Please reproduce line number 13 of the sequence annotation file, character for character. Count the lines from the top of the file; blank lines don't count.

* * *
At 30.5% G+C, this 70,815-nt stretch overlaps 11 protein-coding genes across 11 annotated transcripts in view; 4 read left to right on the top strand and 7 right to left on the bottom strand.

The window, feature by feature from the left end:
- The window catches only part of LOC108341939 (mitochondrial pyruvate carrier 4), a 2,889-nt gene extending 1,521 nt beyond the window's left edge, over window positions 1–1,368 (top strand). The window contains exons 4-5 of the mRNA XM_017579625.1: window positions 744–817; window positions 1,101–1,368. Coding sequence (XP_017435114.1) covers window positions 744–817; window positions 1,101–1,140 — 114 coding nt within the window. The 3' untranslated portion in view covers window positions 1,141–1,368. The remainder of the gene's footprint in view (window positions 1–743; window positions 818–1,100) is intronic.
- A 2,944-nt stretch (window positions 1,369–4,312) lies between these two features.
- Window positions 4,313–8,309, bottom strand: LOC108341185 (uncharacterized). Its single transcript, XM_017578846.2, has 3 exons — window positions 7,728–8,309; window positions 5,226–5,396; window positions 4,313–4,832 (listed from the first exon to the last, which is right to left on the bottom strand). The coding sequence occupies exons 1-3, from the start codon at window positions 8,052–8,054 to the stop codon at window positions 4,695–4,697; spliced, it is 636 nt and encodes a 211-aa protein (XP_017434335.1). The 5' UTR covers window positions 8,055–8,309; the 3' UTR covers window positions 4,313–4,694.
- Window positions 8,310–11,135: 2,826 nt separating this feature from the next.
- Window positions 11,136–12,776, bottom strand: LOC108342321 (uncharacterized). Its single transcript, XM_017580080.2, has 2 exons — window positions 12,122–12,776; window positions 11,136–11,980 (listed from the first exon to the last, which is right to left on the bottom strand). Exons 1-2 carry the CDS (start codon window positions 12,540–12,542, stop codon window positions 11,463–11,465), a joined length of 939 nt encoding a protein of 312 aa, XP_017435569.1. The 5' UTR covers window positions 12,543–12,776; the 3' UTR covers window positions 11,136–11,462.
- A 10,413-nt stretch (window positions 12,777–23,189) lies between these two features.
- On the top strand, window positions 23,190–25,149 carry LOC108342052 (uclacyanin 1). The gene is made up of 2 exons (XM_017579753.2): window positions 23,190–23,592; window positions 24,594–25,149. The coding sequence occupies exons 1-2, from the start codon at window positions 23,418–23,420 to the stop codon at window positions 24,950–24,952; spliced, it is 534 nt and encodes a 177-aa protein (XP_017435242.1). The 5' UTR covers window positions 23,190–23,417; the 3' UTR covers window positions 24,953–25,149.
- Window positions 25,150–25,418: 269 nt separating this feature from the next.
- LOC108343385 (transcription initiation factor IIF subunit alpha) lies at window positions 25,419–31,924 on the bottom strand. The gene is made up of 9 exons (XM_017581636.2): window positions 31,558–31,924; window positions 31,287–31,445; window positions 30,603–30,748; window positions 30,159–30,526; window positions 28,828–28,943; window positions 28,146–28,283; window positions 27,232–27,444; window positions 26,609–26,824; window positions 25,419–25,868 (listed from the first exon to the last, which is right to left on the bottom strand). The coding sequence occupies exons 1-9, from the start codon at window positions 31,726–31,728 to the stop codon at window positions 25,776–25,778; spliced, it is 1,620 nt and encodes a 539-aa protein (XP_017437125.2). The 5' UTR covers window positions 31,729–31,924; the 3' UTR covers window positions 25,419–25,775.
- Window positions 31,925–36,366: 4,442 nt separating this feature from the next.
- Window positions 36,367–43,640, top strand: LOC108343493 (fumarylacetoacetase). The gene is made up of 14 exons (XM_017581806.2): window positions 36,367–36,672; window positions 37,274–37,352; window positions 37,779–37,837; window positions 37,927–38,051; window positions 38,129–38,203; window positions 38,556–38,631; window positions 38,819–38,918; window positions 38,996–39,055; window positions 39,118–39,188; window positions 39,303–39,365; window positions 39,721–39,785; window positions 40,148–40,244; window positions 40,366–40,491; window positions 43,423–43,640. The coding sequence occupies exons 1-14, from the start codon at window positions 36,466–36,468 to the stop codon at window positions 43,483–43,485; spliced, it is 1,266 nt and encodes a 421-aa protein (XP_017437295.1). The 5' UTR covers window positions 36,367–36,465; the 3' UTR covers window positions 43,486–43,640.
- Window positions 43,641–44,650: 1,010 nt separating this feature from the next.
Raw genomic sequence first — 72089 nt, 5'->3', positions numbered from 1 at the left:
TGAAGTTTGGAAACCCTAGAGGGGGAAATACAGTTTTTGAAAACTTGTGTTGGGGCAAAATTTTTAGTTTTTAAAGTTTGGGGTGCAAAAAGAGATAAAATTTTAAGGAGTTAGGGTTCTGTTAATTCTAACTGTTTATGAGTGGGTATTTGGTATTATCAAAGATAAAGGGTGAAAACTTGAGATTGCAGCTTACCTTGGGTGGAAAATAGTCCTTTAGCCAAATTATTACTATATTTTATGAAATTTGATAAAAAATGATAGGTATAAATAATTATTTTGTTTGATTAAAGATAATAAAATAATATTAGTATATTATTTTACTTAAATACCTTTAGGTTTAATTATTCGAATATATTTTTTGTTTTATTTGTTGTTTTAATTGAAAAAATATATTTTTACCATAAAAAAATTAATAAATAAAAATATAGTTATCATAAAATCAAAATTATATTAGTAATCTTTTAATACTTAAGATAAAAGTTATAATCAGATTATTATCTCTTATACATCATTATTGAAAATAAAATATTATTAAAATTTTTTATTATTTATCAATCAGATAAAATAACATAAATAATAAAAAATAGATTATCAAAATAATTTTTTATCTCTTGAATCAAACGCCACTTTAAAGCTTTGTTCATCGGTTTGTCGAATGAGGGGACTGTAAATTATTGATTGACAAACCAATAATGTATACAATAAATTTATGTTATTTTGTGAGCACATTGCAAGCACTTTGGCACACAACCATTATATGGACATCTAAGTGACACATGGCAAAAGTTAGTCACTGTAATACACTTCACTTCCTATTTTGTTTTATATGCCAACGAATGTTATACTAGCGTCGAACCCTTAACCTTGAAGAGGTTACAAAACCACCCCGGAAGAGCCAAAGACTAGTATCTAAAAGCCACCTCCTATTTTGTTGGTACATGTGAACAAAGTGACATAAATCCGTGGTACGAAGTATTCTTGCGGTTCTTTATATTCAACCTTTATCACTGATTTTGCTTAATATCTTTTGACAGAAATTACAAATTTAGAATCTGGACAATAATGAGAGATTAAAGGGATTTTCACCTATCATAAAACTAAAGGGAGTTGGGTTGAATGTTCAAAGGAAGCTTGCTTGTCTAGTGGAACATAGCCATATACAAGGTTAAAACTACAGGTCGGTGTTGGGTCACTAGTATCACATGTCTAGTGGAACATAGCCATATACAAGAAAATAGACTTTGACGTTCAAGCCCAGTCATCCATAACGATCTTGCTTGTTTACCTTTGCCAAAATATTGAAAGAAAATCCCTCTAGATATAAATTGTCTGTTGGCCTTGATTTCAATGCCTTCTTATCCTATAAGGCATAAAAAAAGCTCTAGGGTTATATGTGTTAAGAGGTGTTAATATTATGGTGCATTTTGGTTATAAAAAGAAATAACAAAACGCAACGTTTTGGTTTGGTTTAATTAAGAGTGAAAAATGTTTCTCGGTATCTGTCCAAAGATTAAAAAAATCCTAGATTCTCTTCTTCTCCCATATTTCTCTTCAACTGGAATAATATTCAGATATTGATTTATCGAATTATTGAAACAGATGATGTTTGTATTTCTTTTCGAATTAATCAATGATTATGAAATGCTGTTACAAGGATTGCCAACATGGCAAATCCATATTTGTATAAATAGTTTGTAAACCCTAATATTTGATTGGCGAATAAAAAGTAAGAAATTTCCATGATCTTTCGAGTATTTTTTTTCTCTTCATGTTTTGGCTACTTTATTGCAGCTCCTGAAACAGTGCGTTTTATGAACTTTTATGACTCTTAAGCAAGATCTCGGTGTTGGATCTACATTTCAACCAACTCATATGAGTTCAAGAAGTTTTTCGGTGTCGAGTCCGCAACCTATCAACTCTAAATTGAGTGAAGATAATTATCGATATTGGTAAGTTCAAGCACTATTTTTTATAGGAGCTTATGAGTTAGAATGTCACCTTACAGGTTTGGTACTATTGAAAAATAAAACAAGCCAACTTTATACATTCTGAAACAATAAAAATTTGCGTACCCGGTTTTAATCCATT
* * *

- Window positions 36,367–43,640, top strand: LOC108343493 (fumarylacetoacetase). The gene is made up of 14 exons (XM_017581806.2): window positions 36,367–36,672; window positions 37,274–37,352; window positions 37,779–37,837; window positions 37,927–38,051; window positions 38,129–38,203; window positions 38,556–38,631; window positions 38,819–38,918; window positions 38,996–39,055; window positions 39,118–39,188; window positions 39,303–39,365; window positions 39,721–39,785; window positions 40,148–40,244; window positions 40,366–40,491; window positions 43,423–43,640. The coding sequence occupies exons 1-14, from the start codon at window positions 36,466–36,468 to the stop codon at window positions 43,483–43,485; spliced, it is 1,266 nt and encodes a 421-aa protein (XP_017437295.1). The 5' UTR covers window positions 36,367–36,465; the 3' UTR covers window positions 43,486–43,640.